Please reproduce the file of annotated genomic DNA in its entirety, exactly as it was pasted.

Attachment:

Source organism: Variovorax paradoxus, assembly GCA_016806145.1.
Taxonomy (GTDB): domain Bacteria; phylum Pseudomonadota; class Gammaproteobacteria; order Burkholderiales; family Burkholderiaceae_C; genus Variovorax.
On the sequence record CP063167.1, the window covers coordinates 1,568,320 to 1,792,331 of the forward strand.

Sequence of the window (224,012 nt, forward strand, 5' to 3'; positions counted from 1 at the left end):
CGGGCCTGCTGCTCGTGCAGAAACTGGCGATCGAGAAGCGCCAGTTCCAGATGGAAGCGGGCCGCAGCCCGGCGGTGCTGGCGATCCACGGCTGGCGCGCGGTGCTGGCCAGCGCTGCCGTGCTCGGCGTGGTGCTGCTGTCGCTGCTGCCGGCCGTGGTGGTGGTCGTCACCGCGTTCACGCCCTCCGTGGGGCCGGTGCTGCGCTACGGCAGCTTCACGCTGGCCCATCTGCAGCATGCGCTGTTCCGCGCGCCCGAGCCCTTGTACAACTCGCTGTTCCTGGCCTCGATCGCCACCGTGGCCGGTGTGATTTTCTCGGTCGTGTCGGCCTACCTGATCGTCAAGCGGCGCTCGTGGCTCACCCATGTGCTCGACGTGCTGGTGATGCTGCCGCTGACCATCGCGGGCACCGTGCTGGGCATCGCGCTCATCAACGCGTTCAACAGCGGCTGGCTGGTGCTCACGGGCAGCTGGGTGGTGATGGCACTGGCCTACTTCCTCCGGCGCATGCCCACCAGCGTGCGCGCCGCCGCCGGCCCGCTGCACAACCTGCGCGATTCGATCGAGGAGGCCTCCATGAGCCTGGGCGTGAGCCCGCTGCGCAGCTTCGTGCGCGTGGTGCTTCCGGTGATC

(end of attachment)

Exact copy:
Source organism: Variovorax paradoxus, assembly GCA_016806145.1.
Taxonomy (GTDB): domain Bacteria; phylum Pseudomonadota; class Gammaproteobacteria; order Burkholderiales; family Burkholderiaceae_C; genus Variovorax.
On the sequence record CP063167.1, the window covers coordinates 1,568,320 to 1,792,331 of the forward strand.

Sequence of the window (224,012 nt, forward strand, 5' to 3'; positions counted from 1 at the left end):
CGGGCCTGCTGCTCGTGCAGAAACTGGCGATCGAGAAGCGCCAGTTCCAGATGGAAGCGGGCCGCAGCCCGGCGGTGCTGGCGATCCACGGCTGGCGCGCGGTGCTGGCCAGCGCTGCCGTGCTCGGCGTGGTGCTGCTGTCGCTGCTGCCGGCCGTGGTGGTGGTCGTCACCGCGTTCACGCCCTCCGTGGGGCCGGTGCTGCGCTACGGCAGCTTCACGCTGGCCCATCTGCAGCATGCGCTGTTCCGCGCGCCCGAGCCCTTGTACAACTCGCTGTTCCTGGCCTCGATCGCCACCGTGGCCGGTGTGATTTTCTCGGTCGTGTCGGCCTACCTGATCGTCAAGCGGCGCTCGTGGCTCACCCATGTGCTCGACGTGCTGGTGATGCTGCCGCTGACCATCGCGGGCACCGTGCTGGGCATCGCGCTCATCAACGCGTTCAACAGCGGCTGGCTGGTGCTCACGGGCAGCTGGGTGGTGATGGCACTGGCCTACTTCCTCCGGCGCATGCCCACCAGCGTGCGCGCCGCCGCCGGCCCGCTGCACAACCTGCGCGATTCGATCGAGGAGGCCTCCATGAGCCTGGGCGTGAGCCCGCTGCGCAGCTTCGTGCGCGTGGTGCTTCCGGTGATC